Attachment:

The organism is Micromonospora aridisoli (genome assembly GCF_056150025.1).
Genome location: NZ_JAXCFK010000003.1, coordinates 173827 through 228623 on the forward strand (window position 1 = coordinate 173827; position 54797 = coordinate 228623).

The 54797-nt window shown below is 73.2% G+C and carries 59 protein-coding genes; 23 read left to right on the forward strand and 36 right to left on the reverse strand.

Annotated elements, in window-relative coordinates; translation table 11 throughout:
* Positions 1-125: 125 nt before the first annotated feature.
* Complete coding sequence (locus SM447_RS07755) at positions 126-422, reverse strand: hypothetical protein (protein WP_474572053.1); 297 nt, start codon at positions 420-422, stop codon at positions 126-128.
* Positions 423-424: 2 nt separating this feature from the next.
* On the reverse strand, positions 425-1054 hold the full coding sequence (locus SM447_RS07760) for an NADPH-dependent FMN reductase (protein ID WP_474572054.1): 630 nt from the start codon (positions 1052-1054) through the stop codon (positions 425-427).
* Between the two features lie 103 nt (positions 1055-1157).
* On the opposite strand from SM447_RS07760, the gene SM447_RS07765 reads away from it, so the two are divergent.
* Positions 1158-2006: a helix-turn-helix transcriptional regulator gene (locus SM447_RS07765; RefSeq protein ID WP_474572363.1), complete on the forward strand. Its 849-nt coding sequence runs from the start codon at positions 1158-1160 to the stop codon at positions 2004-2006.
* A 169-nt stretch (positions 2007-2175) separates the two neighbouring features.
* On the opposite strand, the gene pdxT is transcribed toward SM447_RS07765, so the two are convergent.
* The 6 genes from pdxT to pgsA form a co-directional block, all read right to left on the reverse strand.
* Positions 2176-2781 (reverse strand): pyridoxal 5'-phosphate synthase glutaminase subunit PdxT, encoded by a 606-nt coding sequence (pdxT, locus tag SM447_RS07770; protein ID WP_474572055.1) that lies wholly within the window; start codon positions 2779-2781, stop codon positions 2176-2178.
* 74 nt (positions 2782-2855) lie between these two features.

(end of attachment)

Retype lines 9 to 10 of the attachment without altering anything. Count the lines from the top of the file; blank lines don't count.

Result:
* Between the two features lie 103 nt (positions 1055-1157).
* On the opposite strand from SM447_RS07760, the gene SM447_RS07765 reads away from it, so the two are divergent.